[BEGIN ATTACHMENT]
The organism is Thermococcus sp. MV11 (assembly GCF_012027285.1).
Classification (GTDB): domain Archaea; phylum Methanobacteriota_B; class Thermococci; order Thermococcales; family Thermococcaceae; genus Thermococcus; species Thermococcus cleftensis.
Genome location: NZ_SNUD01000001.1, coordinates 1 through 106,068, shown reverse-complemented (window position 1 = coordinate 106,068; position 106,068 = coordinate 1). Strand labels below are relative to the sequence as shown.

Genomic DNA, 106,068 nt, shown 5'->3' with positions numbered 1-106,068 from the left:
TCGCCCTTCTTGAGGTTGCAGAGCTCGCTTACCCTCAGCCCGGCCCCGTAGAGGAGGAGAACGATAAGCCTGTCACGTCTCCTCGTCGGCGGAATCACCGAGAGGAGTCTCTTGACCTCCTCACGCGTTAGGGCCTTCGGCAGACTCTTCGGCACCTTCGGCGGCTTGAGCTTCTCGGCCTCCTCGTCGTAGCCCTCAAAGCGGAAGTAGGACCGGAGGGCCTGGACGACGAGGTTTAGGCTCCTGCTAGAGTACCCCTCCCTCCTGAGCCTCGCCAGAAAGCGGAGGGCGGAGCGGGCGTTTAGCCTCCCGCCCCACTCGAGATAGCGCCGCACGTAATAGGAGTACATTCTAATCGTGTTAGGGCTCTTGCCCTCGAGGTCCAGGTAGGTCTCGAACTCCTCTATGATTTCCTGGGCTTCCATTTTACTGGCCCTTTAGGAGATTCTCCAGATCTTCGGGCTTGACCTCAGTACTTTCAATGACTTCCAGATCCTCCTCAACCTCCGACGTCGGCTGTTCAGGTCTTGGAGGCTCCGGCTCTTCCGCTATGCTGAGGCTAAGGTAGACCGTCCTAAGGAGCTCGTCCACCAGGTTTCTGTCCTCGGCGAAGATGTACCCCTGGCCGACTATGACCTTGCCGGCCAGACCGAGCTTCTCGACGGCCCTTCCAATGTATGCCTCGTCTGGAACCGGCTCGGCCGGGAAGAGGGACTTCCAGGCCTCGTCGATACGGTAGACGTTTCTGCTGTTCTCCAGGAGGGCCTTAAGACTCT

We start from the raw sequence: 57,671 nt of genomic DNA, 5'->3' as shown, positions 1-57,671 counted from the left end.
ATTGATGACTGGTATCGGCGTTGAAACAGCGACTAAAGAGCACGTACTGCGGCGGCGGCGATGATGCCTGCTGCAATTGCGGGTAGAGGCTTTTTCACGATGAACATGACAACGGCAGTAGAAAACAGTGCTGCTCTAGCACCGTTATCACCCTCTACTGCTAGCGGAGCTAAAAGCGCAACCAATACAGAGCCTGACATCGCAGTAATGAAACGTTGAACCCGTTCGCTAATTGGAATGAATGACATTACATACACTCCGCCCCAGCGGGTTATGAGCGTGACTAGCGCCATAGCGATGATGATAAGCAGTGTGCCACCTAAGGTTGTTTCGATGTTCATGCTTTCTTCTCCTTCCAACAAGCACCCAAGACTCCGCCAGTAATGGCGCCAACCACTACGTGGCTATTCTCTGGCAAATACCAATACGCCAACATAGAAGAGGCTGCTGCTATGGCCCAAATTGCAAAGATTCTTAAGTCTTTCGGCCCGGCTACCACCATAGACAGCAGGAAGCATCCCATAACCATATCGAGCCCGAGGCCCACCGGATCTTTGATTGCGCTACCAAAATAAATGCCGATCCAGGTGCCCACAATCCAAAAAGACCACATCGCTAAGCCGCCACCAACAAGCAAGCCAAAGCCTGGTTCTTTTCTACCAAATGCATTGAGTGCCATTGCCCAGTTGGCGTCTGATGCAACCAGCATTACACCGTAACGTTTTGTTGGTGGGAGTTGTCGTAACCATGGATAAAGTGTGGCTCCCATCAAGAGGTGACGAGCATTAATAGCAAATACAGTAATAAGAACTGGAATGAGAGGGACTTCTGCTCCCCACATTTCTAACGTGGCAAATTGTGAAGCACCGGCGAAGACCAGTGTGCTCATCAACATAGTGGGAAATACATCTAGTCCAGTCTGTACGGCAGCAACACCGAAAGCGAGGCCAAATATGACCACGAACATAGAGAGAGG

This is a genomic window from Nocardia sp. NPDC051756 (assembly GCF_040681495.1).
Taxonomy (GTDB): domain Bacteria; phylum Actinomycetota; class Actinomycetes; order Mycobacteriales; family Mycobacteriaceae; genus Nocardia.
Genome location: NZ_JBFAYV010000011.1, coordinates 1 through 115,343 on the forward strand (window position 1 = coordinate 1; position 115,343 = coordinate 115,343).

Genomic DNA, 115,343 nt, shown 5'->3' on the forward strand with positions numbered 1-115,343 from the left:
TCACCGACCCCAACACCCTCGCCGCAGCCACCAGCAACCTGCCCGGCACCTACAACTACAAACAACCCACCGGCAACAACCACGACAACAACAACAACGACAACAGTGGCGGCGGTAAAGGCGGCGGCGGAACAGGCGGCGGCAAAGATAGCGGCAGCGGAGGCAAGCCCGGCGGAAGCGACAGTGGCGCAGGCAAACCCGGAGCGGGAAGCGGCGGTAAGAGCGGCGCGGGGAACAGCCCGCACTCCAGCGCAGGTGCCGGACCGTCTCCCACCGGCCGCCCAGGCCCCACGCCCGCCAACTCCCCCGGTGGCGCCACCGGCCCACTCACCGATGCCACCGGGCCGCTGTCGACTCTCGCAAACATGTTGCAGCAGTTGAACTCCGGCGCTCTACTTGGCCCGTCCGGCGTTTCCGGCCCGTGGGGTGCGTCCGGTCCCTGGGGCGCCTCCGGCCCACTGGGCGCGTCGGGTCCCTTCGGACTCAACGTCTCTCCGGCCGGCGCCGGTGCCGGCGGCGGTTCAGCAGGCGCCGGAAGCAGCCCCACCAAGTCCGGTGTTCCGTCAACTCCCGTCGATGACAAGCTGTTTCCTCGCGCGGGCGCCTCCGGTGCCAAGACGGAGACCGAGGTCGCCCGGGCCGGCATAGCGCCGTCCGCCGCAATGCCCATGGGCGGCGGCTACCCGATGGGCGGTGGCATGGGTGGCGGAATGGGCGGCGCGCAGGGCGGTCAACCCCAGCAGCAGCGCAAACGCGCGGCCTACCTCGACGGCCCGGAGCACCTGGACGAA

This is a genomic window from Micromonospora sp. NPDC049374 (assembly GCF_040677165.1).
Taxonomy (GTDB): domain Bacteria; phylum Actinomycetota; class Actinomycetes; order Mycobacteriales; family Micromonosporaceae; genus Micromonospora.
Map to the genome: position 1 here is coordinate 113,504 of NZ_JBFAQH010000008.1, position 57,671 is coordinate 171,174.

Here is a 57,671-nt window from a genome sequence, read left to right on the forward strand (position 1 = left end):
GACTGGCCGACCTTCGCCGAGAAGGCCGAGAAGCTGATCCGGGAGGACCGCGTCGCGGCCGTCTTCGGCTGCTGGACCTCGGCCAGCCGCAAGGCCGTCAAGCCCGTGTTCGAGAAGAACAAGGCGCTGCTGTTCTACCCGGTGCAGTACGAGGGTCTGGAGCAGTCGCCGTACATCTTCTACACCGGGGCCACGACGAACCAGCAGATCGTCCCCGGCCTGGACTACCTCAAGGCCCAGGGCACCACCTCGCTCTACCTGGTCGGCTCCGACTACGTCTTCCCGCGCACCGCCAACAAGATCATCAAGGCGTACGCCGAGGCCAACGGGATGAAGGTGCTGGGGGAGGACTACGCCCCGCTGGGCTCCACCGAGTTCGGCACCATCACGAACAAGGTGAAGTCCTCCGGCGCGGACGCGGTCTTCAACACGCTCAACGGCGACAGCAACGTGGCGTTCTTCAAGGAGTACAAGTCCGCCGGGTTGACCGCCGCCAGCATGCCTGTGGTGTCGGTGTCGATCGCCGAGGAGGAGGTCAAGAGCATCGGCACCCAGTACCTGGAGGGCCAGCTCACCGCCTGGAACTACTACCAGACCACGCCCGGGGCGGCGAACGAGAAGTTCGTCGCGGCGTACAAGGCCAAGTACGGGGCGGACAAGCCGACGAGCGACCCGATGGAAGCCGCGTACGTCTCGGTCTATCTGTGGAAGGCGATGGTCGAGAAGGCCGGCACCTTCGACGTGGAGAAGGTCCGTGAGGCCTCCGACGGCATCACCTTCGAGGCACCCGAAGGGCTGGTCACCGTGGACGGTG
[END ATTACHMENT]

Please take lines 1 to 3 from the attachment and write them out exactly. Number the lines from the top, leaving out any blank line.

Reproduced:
The organism is Thermococcus sp. MV11 (assembly GCF_012027285.1).
Classification (GTDB): domain Archaea; phylum Methanobacteriota_B; class Thermococci; order Thermococcales; family Thermococcaceae; genus Thermococcus; species Thermococcus cleftensis.
Genome location: NZ_SNUD01000001.1, coordinates 1 through 106,068, shown reverse-complemented (window position 1 = coordinate 106,068; position 106,068 = coordinate 1). Strand labels below are relative to the sequence as shown.